You would be charged with destruction of evidence, on top of whatever you were originally arrested for that they saw in plain view. Further, forensics would almost certainly find some trace of what you were hiding. This scenario is highly unlikely.

  1. The officer, perhaps understanding the risk, goes to a court and asks them to compel my cooperation. Could this happen and, if so, how?

The officer, if he knew it, would just find a way to get at it that wouldn't allow for its destruction. They can literally take out pieces of walls, pipes, whatever. They have the resources to get to anything. If the search would become unreasonable lest the Court knew of your dastardly plan, they would just expand the scope of the search via the warrant.

  1. Suppose I intend to cooperate but accidentally cause the evidence to be destroyed. What might the repercussions be for me, and who would bear the burden of proof?

Same result. You hid it. You destroyed it. You decided to potentially destroy it when you put it in that place, so the outcome is not different.

  1. Suppose the device has another function which produces some other items which are not incriminating. Suppose the officer retrieves these instead of the real evidence. Am I under any obligation to tell the officer whether those are the only items to be found, if I am hiding other items, etc.?

Your only obligation if you're being searched is to be quiet! You have no obligation to help, nor should you help, with the search of your property. But this is not something out of James Bond or Batman. What? Your secret device turns cocaine into sugar? Seriously, this wouldn't happen. If the police thought evidence to be in a place, they wouldn't stop looking because they found something innocuous. They would take whatever it's in apart revealing all its contents.

  1. Can the mere possession of such a device be used by the prosecution to show criminal intent (e.g., a crowbar, flashlight and ski mask in my trunk)?

What device? Now I'm really confused. If you are being searched on suspicion of burglary or robbery for example, the tools a burglar would use or if the robber wore a mask are all viable as potential evidence and would all be seized as such.

  • 5
    A piece of software would be very easy to design to do all of the above tasks. So could you rephrase your answer actually assuming what OP is asking and not assuming it is impossible? – Sam Sep 24 '15 at 18:11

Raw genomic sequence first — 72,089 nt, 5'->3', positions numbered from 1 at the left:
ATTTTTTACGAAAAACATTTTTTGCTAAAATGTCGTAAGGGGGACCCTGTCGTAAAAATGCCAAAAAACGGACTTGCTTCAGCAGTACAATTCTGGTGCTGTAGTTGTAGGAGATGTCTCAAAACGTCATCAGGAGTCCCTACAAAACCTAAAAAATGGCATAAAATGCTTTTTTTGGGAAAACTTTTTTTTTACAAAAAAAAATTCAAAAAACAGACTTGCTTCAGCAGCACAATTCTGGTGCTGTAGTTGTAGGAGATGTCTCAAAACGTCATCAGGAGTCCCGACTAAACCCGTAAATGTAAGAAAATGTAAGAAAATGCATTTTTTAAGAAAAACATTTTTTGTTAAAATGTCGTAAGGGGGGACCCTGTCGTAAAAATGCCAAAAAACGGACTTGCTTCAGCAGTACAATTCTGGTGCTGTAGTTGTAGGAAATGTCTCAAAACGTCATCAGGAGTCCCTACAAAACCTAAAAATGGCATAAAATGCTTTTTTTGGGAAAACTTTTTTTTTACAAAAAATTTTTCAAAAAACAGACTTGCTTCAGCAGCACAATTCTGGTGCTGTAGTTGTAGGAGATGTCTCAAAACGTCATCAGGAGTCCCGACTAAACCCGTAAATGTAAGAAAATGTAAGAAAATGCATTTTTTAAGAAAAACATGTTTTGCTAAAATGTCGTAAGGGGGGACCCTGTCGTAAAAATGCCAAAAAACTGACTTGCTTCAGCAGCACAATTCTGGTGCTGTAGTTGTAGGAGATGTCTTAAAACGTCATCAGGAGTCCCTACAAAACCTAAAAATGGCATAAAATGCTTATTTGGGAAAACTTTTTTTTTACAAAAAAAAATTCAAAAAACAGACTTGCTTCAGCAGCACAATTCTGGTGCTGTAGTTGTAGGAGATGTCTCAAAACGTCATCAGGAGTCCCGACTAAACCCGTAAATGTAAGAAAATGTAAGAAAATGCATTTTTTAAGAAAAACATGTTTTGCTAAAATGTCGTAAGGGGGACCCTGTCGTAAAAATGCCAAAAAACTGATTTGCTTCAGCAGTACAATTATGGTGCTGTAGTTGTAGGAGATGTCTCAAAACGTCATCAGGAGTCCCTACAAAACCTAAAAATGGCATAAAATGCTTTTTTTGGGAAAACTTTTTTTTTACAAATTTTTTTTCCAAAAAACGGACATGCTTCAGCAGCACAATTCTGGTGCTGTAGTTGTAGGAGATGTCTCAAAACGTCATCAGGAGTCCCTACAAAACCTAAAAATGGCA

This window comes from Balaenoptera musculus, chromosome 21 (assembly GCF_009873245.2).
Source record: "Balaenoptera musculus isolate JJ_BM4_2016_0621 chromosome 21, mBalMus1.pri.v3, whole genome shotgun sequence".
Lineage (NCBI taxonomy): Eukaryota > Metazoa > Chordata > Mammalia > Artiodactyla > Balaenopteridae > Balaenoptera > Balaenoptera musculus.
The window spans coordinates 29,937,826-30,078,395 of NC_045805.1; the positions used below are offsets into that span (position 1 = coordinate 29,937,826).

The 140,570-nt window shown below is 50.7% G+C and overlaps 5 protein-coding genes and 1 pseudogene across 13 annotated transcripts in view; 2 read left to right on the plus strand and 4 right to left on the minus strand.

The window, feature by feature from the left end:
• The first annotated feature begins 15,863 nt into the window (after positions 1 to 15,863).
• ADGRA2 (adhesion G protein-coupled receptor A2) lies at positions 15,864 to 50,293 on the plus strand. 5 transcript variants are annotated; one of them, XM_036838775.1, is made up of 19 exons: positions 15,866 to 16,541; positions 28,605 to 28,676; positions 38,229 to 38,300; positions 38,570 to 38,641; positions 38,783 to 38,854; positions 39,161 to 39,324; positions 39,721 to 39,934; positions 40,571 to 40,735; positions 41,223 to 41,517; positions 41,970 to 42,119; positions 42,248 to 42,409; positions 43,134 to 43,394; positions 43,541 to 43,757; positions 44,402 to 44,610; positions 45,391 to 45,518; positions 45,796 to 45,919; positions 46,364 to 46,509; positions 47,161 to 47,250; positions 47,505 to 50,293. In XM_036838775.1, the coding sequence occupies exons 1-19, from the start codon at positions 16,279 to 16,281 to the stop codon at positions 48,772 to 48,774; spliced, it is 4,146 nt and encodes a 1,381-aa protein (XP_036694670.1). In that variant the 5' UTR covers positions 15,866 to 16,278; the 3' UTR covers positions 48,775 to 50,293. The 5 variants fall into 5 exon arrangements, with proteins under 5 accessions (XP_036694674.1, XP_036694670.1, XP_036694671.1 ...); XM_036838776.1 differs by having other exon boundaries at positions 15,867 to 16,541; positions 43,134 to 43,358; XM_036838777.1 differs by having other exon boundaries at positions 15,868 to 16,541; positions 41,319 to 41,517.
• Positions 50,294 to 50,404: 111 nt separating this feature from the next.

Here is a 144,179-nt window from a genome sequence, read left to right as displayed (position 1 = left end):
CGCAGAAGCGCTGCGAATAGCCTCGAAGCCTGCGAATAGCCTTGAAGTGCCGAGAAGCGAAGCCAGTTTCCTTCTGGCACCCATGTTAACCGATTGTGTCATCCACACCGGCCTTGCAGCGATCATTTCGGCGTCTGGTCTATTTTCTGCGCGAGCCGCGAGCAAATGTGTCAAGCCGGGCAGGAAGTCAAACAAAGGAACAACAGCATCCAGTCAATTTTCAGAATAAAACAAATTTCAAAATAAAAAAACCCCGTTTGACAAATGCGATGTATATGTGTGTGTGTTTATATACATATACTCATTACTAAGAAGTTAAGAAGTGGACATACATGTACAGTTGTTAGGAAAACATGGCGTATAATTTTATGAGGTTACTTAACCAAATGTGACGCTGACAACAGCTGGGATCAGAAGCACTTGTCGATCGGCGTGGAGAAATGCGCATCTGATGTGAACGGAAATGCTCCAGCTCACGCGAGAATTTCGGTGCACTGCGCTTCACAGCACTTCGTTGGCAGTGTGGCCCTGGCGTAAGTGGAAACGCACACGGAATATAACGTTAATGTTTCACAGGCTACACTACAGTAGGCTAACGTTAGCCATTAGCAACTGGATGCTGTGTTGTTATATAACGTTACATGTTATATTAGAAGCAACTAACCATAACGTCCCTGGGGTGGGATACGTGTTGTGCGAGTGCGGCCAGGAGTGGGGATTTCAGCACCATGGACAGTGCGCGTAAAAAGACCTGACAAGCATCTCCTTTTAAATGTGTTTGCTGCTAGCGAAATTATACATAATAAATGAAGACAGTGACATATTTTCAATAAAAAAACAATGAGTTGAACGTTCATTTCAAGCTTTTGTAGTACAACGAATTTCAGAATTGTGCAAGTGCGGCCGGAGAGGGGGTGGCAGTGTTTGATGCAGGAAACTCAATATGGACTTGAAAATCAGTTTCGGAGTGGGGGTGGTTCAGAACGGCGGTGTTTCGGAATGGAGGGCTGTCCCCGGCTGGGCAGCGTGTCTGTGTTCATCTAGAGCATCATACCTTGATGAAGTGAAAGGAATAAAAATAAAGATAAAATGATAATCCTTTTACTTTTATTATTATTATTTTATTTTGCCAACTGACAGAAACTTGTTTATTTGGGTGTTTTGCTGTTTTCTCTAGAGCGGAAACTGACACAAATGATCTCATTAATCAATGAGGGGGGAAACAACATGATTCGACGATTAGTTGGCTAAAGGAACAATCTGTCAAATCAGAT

• 1
    Sam is correct - if the items are, say, child pornography, and the officer sees the items through, say, my bedroom window, I could quickly engage a computer program that would do anything upon entry of an incorrect password, including wiping the contents, showing false contents, or both. There was a reason I used "suppose" so much in my original version; it's possible you might even be able to make a physical version (like with several linked pressurized safes containing several thermite grenades rigged to explode if the wrong one is opened). "Computers" and/or "software" are the device. – Patrick87 Sep 24 '15 at 18:52
  • 1
    Well software wouldn't be a way to hide actual physical evidence pursuant to a search that arose from a plain view arrest. You wouldn't see evidence that software could destroy the remainder of. If the police are searching a computer, they don't start opening files at the scene, they use forensic expert computer analysts to identify self destroy files before rooting around, just for that very reason. Plus, he's clearly not talking about a pre-existing software where digital evidence is stored, as he posits getting away to hide the evidence. – gracey209 Sep 24 '15 at 18:58
  • 2
    You say "they don't start opening files at the scene, they use forensic expert computer analysts to identify self destroy files before rooting around" that matters little, you can still create a cryptographic system that is destructive if used in the wrong way. "the police cannot go and peer through your windows without a warrant" yes they can, if they are on public property they are allowed to look in your windows, but even if they weren't you are just making excuses. you should assume OP's conditions are possible and re-answer. – Sam Sep 24 '15 at 22:37
  • 1
    @feetwet, if you didn't guess, I agree w/you. I have been at a search or two in my day. The police don't power on and look thru files, not because they are scared there is a "destructive cryptographic system", more-so because their SOP is to take the computer, unplug it, and bring it in for their forensic analysts to examine. While it may be possible in the ethosphere...it's highly unlikely. – gracey209 Sep 27 '15 at 22:16

Your Answer

By clicking “Post Your Answer”, you agree to our terms of service, privacy policy and cookie policy

Not the answer you're looking for? Browse other questions tagged or ask your own question.